On Sunday, February 7, 1954, Eisenhower gave a radio address that emphasized the importance of Godliness and spirituality in American history. “Out of faith in God, and through faith in themselves as His children, our forefathers designed and built the Republic,” Eisenhower said. The president gave a brief civics lesson that recalled the struggles of the Pilgrims, the testing of George Washington at Valley Forge, and the determined battle of Abraham Lincoln to save the Union: All of these men shared a steadfast belief in God.
The one unifying feature of the American experience, Eisenhower insisted, was faith—“by the millions, we speak prayers, we sing hymns, and no matter what their words may be, their spirit is the same: In God is our Trust.” At a time of surging popular piety, many Americans welcomed this kind of spiritual direction from their president.
Eisenhower was not the only American making the case for religion in the public sphere. The 1950s saw the rise of popular preachers who argued that religious faith provided the solution to all manner of social and personal problems. Among Roman Catholics, the Archbishop Fulton J. Sheen of the Archdiocese of New York was a well-known figure as the longtime host of a radio show called The Catholic Hour, and, beginning in 1951, the impresario of an immensely popular weekly television program called Life is Worth Living.
Dr. Norman Vincent Peale, pastor of the Marble Collegiate Church in New York City, also became an iconic figure of the Age of Eisenhower. A pudgy, bespectacled Methodist with a flair for home-spun stories, Peale published a stream of popular self-help books giving tips on finding personal success through religious devotion and scriptural study. His book The Power of Positive Thinking appeared in 1952 and stayed on the best-seller list for 186 weeks.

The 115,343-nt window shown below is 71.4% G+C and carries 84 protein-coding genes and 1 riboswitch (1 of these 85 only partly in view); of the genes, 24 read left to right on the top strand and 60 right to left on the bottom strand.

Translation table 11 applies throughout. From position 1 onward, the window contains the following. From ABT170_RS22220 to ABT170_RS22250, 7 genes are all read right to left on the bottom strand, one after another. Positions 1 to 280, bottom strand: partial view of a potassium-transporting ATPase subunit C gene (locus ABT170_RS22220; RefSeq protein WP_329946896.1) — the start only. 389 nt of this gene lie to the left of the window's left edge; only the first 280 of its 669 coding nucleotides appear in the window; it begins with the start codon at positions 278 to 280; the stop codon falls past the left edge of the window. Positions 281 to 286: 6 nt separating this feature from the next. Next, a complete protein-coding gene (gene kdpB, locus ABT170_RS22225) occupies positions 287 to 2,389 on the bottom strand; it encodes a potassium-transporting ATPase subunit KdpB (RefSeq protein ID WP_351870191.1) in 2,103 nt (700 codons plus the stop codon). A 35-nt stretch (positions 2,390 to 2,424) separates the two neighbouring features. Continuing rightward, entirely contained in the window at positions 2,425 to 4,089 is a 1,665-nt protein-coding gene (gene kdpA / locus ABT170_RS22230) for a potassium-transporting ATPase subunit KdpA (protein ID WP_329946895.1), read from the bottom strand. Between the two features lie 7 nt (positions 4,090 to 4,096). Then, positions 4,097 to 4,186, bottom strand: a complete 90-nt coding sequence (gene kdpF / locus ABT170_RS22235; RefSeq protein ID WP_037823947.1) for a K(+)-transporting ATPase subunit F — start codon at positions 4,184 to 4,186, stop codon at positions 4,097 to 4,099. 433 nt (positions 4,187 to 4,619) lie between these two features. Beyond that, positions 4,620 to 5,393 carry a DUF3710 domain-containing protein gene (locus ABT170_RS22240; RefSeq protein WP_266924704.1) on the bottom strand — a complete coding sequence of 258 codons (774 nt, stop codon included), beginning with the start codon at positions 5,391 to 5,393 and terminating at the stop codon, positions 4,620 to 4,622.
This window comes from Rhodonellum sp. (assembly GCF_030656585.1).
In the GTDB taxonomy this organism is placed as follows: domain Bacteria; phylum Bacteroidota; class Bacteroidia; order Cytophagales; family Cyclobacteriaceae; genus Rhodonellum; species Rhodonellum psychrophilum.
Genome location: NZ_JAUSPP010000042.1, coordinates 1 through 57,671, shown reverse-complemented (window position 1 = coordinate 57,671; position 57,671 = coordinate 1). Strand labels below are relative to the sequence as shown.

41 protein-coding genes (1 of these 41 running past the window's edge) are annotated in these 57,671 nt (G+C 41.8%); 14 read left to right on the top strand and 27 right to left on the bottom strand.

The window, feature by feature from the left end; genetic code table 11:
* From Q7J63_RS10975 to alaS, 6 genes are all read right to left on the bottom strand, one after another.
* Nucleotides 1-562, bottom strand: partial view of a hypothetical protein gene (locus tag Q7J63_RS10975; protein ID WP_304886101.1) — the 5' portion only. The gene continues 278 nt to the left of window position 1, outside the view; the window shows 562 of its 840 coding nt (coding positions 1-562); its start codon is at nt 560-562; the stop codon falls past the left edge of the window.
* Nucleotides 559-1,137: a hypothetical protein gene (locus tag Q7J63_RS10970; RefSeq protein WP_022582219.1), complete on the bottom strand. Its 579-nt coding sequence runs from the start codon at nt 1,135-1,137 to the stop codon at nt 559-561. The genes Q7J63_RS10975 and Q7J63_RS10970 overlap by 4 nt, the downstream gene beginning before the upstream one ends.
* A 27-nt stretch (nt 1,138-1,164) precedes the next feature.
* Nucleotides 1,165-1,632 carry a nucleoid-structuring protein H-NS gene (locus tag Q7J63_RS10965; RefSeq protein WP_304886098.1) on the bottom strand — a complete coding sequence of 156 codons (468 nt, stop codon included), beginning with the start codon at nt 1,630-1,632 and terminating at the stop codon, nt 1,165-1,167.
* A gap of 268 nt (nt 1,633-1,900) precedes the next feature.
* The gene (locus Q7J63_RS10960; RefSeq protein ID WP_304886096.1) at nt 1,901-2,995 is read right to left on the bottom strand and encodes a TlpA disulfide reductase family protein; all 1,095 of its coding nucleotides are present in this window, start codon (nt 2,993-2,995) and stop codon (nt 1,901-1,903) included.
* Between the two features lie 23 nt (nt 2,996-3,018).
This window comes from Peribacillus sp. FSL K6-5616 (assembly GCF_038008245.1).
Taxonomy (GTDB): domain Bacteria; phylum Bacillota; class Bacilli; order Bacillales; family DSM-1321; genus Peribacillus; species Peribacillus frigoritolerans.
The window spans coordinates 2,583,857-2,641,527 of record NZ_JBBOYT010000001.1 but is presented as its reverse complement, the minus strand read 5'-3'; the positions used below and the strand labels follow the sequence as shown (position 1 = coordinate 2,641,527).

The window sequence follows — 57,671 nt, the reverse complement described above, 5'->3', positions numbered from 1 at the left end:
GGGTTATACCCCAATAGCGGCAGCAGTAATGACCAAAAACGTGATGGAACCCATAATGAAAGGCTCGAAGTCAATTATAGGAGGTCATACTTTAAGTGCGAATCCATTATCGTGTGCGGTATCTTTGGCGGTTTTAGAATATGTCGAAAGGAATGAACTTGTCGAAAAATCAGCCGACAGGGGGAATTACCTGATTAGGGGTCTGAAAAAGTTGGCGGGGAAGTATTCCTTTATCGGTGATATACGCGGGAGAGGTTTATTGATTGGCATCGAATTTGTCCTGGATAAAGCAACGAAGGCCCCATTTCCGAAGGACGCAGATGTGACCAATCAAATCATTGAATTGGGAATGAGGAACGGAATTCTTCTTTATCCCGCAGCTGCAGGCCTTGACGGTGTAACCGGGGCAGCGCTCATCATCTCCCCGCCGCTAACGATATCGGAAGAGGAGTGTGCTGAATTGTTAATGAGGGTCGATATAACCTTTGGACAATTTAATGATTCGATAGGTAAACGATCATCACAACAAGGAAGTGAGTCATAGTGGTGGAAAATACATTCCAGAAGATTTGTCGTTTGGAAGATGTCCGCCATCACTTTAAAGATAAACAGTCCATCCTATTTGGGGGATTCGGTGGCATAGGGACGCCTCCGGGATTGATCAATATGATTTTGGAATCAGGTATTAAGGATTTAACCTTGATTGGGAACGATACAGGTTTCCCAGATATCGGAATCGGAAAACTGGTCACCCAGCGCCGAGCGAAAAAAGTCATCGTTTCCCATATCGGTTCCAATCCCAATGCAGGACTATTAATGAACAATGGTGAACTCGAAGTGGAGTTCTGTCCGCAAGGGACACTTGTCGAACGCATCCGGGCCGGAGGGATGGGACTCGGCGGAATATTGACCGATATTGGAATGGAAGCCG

The most significant evangelist of the postwar years, however, was Rev. Billy Graham. A tall, rangy Baptist, Graham grew up on a dairy farm near Charlotte, North Carolina, went to College in Wheaton, Illinois, and started his preaching in a Chicago-based organization called Youth for Christ during World War II. His talent, sincerity, zeal, and sheer charisma sped him on his way to stardom. In 1949, his Los Angeles revival meeting—which he called a “crusade”—attracted a third of a million worshipers and drew nationwide press coverage. Graham’s life on the national stage was just beginning.
Graham first met Eisenhower in Paris, at Ike’s NATO headquarters, in March 1952. Eisenhower had not yet formally announced his candidacy for the presidency, but the general was on the cusp of jumping into politics. They sat together for more than two hours, as Eisenhower shared with Graham the story of his early life and his upbringing among the River Brethren in Kansas. Graham reported on the “crusade” he had recently concluded in Washington, D.C. Soon after, when Eisenhower won the GOP nomination, he sought Graham’s advice for appropriate themes and scriptural passages to work into his campaign speeches.